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Government Finance Statistics

Government Finance Statistics (GFSx)

Deadline passed

Session No.: OL 22.106

Location: Course conducted online

Date: January 1, 2022 - April 15, 2022 (15 weeks)

Primary Language: English

    Target Audience

    Officials whose main responsibility is compiling and disseminating fiscal statistics.

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    Qualifications

    Participants are expected to have a degree in economics, public financial management, statistics, or equivalent experience. Access to a computer with a reliable Internet connection and a Google Chrome web browser and basic Microsoft Excel skills are essential.

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    Course Description

    This course, presented by the IMF Statistics Department, focuses on both the conceptual framework of government finance statistics (GFS) as presented in the IMF’s Government Finance Statistics Manual 2014 (GFSM 2014) and on practical aspects of data compilation. Basic concepts and definitions, accounting principles, and detailed classifications are dealt with in the context of the GFSM 2014, which is harmonized with the System of National Accounts (SNA 2008). The course examines the GFS framework, as well as its coverage and accounting rules (including accrual accounting), classifications, balance sheets and debt, and the sources and methods used for compiling GFS. Lastly, the course discusses the dissemination of GFS and its uses in fiscal policymaking and analyses.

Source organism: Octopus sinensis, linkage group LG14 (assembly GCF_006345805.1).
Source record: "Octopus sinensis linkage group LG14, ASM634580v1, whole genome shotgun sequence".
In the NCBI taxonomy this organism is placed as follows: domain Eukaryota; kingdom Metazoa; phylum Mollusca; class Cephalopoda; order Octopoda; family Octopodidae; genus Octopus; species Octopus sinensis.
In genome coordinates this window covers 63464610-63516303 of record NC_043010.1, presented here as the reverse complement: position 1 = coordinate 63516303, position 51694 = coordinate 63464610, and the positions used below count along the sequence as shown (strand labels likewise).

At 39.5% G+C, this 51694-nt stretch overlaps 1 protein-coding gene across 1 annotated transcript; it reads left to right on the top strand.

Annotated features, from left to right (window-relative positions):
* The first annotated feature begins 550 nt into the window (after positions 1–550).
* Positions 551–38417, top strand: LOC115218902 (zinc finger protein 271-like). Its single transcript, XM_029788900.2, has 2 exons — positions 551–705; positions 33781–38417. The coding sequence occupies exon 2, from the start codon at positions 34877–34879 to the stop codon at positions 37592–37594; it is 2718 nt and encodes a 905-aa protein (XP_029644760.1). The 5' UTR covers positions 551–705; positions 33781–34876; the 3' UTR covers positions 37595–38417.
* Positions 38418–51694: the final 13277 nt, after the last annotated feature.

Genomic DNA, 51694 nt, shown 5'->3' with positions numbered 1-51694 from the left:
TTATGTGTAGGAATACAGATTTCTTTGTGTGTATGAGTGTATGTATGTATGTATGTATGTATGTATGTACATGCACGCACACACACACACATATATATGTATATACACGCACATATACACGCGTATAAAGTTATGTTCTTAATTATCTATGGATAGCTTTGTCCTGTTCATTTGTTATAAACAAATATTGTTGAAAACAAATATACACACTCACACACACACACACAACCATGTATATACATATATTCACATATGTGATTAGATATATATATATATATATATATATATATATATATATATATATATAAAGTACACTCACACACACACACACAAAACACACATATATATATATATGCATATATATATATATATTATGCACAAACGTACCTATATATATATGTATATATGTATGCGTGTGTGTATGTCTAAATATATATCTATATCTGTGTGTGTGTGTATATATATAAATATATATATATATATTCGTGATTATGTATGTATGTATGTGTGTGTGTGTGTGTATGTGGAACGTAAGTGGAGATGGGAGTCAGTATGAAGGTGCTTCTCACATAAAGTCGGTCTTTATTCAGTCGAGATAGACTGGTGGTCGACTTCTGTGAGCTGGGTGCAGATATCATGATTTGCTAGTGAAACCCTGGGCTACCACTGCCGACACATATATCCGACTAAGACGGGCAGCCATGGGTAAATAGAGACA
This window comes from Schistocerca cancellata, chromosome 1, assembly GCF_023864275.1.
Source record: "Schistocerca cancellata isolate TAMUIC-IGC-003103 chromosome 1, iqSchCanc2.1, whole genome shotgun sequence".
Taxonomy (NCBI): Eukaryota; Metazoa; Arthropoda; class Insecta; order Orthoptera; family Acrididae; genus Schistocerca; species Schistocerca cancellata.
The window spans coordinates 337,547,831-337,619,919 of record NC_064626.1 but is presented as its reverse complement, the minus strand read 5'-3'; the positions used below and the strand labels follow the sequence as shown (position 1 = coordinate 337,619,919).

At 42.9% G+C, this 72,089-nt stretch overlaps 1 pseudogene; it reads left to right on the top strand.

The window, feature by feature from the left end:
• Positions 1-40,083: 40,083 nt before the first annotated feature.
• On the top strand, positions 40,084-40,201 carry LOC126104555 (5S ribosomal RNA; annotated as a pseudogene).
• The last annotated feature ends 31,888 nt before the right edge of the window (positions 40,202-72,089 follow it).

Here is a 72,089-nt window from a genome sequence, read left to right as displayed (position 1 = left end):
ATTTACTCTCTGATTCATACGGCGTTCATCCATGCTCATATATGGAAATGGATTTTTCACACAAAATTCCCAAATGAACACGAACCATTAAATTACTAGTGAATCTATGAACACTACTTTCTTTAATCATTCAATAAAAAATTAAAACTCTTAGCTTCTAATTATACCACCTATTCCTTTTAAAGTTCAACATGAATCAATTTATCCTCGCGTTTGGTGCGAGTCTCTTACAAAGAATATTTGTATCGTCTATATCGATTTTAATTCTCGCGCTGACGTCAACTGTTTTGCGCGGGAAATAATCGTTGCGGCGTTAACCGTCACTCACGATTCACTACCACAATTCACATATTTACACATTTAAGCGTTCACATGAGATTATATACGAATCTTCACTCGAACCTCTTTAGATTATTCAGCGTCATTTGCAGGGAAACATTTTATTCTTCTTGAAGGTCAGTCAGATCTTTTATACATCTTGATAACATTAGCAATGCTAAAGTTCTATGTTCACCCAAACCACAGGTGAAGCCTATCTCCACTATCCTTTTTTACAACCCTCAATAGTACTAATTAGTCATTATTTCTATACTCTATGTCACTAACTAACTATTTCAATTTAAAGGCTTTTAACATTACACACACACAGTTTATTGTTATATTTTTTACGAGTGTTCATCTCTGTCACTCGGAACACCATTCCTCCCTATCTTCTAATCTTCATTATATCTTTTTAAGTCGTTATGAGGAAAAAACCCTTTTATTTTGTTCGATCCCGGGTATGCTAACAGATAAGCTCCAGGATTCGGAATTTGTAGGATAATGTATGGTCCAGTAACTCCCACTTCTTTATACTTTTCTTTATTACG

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    Course Objectives

    Upon completion of the course, participants should be able to:

    • Explain the GFS integrated framework, understand its advantages and the importance of comprehensive, consistent, and internationally comparable fiscal data for fiscal policy design, monitoring, and evaluation.
    • Apply the main macroeconomic principles to identify public sector institutional units and distinguish between general government units and public corporations. 
    • Apply the basic macroeconomic concepts, principles, and accounting rules to identify, classify, and record transactions, other economic flows, and stock positions.
    • Explain how specific government operations and other flows outside the government control impact the fiscal deficit/surplus, debt, and net worth.
    • Describe the relationships between the main fiscal aggregates, and between the fiscal aggregates and other macroeconomic indicators.
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